It is another object of the present invention to provide a self-flip prevention mechanism which can be easily added to virtually any stabilizer pad/arm construction.
It is another object of the present invention to provide a stabilizer pad/arm construction for an earth moving machine which will not jam.
It is yet another object of the invention to provide a stabilizer pad/arm construction for a vehicle which will index the pad with respect to the arm to allow the pad to make smooth contact with the ground surface.
The invention is a stabilizer pad/arm construction for use with vehicles such as earth moving equipment or other construction vehicles. The stabilizer pad is coupled to the stabilizer arm so as to be pivotable about an axis of rotation. The stabilizer pad has a plate having first and second faces adapted to provide optimal contact patches with the ground, one side being particularly adapted for contacting soft earth or gravel and the other side particularly adapted for contacting asphalt, concrete or another hard surface. The stabilizer pad is rotatable about the pivot in order to be able to contact the ground with either side facing the ground.
In order to prevent the pad from accidentally rotating under its own weight so as to switch ground contact sides when the arm is lifted, the pad in one embodiment is coupled to the arm such that, in order for the pad to flip sides, the arm must pass through a channel defined by side walls of the pad. A steel plate is coupled transversely to the arm to define two small gaps between the side walls and the edges of the steel plate. A rubber strip, slightly longer than the steel plate and the channel, is sandwiched between the arm and the steel plate. When the pad is rotated to a predetermined position relative to the arm, the rubber strip contacts the side walls of the pad. The thickness of the pad is greater than the width of the gaps between the edge of the steel plate and the side walls. Accordingly, when the pad is rotated in a direction such that the pad enters the gap before the steel plate, the edges of the strip which extend beyond the edges of the plate bend upward and get trapped or jammed in the gap between the edge of the plate and the side wall. Since the strip is thicker than the gap, it is compressed and provides a high frictional resistance to further rotation of the pad relative to the arm in that direction. The frictional resistance is a function of the thickness of the pad relative to the thickness of the gap and the frictional coefficient of the surface of the pad and the side walls. The frictional resistance is selected such that the weight of the pad is insufficient to overcome the frictional resistance to further rotation, but small enough to allow the friction to be overcome with additional manual pressure when it is desired to flip the pad over.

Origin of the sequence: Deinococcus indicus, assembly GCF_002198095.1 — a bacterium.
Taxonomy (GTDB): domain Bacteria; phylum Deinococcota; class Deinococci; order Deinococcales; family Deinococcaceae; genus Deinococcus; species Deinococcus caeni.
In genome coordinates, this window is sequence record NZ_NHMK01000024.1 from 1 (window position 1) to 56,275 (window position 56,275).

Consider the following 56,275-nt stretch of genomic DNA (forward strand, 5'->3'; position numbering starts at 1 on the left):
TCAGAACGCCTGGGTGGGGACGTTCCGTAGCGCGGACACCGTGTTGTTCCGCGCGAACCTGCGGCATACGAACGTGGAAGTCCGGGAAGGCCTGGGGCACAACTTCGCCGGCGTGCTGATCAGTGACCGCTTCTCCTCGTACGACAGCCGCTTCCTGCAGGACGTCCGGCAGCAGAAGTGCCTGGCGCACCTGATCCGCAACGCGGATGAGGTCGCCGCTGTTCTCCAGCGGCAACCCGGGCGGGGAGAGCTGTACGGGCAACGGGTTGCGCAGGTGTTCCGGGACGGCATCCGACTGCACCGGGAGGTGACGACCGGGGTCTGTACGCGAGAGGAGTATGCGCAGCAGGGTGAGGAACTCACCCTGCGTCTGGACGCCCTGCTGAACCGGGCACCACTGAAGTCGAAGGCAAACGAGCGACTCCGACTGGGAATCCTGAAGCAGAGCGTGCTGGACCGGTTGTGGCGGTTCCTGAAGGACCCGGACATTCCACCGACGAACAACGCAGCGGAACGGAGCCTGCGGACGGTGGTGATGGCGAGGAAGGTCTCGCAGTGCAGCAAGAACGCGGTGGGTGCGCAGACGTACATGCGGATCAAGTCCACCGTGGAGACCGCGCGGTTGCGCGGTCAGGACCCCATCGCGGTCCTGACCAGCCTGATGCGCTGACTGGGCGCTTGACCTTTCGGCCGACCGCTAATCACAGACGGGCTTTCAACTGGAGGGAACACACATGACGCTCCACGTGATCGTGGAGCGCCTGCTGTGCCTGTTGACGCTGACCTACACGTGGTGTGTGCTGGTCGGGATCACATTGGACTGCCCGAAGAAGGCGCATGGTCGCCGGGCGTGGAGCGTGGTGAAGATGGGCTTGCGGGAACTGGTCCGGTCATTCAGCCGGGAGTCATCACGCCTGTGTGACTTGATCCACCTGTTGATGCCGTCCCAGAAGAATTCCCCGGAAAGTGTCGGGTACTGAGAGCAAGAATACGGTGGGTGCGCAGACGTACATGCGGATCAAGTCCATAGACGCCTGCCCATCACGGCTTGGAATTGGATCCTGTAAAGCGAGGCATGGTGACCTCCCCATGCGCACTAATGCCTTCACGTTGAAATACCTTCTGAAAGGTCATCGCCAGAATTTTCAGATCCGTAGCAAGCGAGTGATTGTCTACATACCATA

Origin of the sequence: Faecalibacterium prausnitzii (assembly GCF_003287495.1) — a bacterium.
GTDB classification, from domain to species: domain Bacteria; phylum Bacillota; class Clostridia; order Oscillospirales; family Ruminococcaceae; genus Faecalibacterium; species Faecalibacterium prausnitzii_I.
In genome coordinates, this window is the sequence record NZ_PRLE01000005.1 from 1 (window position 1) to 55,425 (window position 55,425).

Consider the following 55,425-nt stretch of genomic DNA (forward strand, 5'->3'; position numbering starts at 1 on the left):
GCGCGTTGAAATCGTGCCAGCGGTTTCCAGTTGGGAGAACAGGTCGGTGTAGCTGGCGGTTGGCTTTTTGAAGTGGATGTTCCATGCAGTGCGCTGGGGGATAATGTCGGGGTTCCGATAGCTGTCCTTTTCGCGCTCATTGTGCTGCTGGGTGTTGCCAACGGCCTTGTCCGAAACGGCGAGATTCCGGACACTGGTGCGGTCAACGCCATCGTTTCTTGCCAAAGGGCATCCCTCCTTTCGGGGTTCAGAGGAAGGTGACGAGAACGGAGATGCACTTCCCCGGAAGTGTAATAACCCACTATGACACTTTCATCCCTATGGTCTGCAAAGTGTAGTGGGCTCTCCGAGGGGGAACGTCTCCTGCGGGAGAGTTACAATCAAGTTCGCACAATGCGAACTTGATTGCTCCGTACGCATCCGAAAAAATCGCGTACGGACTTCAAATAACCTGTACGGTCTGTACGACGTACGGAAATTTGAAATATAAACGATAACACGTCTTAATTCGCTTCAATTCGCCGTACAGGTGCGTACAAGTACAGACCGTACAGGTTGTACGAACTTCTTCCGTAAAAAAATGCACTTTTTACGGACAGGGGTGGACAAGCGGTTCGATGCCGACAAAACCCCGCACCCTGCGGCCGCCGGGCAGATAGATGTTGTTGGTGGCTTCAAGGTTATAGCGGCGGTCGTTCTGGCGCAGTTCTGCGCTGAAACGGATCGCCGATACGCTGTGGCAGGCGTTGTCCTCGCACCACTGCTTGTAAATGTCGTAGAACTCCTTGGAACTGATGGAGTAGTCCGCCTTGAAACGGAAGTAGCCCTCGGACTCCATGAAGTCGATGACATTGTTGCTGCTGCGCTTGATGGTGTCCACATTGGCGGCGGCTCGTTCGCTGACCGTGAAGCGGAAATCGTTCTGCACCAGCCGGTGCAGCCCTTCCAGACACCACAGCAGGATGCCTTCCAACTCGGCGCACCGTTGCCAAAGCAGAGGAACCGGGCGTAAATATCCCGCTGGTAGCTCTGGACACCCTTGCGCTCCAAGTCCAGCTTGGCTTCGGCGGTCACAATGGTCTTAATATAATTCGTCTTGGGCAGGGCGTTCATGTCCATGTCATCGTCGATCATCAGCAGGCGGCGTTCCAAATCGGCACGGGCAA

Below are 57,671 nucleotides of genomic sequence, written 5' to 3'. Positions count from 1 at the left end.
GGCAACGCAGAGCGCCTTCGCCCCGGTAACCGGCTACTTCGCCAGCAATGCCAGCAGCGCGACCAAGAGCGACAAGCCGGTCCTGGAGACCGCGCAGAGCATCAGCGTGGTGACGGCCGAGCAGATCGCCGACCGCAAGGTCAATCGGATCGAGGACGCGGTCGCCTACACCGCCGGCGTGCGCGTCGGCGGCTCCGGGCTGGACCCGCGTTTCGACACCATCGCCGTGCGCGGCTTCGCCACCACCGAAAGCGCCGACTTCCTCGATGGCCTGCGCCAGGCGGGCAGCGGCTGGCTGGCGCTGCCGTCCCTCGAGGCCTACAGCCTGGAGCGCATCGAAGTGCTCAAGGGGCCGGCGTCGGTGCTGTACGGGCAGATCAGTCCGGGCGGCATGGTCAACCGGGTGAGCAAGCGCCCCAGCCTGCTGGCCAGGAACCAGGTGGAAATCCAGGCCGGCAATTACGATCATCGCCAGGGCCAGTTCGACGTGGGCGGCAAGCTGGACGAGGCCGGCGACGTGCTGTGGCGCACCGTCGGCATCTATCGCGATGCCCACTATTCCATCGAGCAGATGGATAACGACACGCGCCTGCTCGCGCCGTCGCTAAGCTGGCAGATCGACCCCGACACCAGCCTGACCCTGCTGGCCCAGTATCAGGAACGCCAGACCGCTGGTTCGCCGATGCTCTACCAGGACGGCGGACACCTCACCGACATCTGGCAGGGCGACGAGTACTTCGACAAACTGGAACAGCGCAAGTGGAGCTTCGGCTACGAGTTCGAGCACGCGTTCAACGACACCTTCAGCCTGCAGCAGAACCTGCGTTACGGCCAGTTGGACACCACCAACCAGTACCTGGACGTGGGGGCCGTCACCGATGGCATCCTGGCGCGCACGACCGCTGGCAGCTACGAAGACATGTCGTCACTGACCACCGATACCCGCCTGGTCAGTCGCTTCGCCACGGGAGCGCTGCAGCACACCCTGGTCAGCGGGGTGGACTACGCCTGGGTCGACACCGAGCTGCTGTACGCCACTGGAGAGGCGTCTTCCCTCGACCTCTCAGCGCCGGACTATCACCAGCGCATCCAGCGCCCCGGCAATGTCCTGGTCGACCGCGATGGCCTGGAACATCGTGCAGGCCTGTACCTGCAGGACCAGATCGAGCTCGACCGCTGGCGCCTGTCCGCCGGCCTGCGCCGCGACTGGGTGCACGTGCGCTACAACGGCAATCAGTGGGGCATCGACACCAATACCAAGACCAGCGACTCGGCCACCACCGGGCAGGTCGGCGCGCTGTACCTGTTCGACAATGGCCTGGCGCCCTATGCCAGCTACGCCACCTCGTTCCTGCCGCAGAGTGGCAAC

Alternately or additionally, the strip may be resilient but relatively stiff so as to resist the bending necessary for the strip to fold inwardly on itself and fit through the gaps.